Like most people who travel, we were craving an escape from the responsibilities of daily life. The constant grind that wears you down slowly like the bending bristles in a toothbrush. Iceland was our escape. My boyfriend, Greg, and I had both visited before and it was calling us back. The land of fire and ice isn’t the first place one might think to go in the dead of winter but we were feeling adventurous. Our plan? For two weeks we would move as fast or slow as the Arctic wind blew us while camping our way around the country.
The next two weeks were spent navigating to tiny dots on our map, stopping at every waterfall, beach or view we just couldn’t pass up, and meeting up with locals and friends. Lucky for me and my numb toes, we also spent the rest of our nights hopping from Airbnb to hotel to guesthouse. As much as I was relieved to sleep inside away from the cold, I was also secretly excited to brush my teeth in a sink, go to the bathroom inside and read by the light of a bedside lamp. As the days went on, I was craving coffee shop hangouts before long days of driving. I looked forward to cooking dinner in a kitchen whenever they were available. In these small moments I found routine in the spontaneous, unplanned frenzy of our days. In these familiar moments I also found comfort.
While sinking into a food coma after dinner one night, Greg turned to me and said, “I’m tired.” From his eyes I could tell it wasn’t in reference to sleep deprivation. I was feeling it too. It was the kind of tired that happens when you’re on the go so much it leaves you feeling ungrounded and exhausted.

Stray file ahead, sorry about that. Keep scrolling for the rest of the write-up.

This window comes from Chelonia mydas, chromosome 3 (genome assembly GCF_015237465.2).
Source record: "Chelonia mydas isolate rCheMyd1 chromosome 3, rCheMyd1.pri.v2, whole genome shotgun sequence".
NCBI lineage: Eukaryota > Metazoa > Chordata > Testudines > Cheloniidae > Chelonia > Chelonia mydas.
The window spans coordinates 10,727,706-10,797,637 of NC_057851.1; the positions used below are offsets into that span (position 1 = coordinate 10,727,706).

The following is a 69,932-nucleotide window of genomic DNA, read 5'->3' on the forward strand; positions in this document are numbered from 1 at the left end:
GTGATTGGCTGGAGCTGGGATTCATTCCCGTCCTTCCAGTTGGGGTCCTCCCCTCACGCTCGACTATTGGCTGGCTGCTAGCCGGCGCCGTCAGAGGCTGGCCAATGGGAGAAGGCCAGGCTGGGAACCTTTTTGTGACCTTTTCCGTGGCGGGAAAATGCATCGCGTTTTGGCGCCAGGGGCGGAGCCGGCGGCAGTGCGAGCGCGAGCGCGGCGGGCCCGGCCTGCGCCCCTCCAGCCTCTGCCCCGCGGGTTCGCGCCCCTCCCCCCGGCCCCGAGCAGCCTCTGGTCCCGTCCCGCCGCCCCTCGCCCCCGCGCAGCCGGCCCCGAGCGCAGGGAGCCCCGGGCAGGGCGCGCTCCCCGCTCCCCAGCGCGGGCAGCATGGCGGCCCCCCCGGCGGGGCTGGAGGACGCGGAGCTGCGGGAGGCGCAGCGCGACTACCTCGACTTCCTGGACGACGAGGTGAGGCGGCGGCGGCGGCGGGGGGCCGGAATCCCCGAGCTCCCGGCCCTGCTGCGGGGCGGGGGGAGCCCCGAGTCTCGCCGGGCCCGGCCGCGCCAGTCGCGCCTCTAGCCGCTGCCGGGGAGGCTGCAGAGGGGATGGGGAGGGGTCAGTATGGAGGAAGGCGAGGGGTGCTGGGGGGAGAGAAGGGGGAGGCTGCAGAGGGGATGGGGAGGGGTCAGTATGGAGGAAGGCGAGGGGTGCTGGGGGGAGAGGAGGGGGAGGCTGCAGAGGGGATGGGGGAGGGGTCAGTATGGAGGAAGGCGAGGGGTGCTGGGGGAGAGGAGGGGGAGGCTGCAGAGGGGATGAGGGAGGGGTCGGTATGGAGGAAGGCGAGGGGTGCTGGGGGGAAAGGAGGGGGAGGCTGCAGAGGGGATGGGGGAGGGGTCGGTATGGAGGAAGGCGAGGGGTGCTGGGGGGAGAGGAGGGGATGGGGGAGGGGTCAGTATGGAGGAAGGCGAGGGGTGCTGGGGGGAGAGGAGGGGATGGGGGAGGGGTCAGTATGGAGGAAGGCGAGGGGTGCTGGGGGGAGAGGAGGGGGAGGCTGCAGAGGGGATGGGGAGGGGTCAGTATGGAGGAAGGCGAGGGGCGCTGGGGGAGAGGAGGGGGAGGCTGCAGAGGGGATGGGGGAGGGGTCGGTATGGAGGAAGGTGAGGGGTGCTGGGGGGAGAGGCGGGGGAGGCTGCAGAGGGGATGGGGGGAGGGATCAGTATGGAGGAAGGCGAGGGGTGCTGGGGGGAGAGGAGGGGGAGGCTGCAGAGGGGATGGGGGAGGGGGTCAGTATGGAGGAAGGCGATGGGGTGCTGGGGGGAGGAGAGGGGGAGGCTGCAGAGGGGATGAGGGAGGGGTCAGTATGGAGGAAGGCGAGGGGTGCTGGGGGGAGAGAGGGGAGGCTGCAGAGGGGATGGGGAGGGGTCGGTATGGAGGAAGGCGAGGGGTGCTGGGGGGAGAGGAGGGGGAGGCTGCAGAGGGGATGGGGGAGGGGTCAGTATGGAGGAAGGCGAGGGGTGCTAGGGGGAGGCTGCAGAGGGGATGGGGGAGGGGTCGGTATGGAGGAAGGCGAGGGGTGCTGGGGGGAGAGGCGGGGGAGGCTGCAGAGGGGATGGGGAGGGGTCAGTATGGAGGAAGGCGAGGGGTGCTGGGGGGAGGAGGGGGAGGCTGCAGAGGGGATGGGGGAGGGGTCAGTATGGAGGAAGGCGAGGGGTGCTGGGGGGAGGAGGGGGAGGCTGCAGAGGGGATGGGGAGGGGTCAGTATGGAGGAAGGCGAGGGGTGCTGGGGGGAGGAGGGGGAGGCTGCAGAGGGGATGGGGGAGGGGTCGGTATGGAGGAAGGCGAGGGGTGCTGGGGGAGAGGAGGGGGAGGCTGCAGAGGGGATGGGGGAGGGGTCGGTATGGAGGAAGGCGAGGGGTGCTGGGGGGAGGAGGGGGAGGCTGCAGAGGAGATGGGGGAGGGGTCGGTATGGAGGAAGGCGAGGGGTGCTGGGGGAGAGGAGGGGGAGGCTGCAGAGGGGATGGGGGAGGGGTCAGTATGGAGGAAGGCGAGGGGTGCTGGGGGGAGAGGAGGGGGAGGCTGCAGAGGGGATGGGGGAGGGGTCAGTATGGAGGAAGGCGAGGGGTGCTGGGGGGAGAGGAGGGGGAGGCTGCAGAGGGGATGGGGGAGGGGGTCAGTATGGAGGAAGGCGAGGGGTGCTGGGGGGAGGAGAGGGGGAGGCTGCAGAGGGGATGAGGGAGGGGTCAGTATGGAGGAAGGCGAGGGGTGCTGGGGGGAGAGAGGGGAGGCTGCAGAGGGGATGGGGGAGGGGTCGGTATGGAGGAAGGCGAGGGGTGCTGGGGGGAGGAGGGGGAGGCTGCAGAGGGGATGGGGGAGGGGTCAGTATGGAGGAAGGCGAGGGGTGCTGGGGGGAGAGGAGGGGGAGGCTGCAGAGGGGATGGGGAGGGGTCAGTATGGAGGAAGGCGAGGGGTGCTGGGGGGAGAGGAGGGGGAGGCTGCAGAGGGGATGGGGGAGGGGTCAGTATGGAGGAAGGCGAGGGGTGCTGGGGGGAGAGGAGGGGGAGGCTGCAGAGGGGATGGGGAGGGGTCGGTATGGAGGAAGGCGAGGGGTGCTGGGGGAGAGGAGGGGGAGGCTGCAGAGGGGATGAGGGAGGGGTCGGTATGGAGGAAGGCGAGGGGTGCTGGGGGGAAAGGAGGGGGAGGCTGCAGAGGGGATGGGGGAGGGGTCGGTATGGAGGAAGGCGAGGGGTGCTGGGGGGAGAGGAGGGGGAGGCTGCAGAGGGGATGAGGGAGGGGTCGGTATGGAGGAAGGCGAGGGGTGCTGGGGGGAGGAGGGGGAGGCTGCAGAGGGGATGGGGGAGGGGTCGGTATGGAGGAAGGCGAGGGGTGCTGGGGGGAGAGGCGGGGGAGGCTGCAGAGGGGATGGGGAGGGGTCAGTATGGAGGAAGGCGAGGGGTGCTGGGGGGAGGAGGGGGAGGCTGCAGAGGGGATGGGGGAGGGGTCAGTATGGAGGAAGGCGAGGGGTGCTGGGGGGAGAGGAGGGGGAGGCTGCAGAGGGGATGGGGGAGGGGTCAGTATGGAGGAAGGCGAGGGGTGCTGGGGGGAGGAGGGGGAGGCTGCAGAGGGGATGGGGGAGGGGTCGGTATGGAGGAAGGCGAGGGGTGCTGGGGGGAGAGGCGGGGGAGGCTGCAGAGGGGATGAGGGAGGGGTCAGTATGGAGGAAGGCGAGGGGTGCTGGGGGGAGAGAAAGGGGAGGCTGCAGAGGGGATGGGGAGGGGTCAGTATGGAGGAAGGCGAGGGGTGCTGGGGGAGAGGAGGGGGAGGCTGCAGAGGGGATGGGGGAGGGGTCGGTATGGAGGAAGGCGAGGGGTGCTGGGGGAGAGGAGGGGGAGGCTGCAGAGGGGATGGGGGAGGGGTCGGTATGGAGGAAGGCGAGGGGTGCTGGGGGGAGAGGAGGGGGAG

Some people thrive on the go, go, go. While it’s fun for a while, we often can get worn out and overwhelmed by the constant movement and immense beauty of the places we go. Greg and I were feeling overstimulated and swept up in the grandiosity of our 3000 km circumnavigation of Iceland. I realized that those small routine moments I found myself craving were times of rest for my body and mind. They were times I could collect my thoughts and focus my energy on the moment at hand instead of the ever changing landscape that moved fast outside the car window.
Humans are creatures of habit, and a lot of us need a bit of mindless routine to recharge at moments throughout the day. Making a morning cup of coffee. Catching up on the daily news. Washing up before bed. Even on a trip where the goal is to escape the every day grind, it’s important not to deprive ourselves of what bring us familiarity and comfort. The moments not often captured by a camera lens or written about in our journal. Next time you’re being pushed around by the whirlwind of travel, work or life, know that it’s okay to take a break and lean into familiar habits to help keep you going.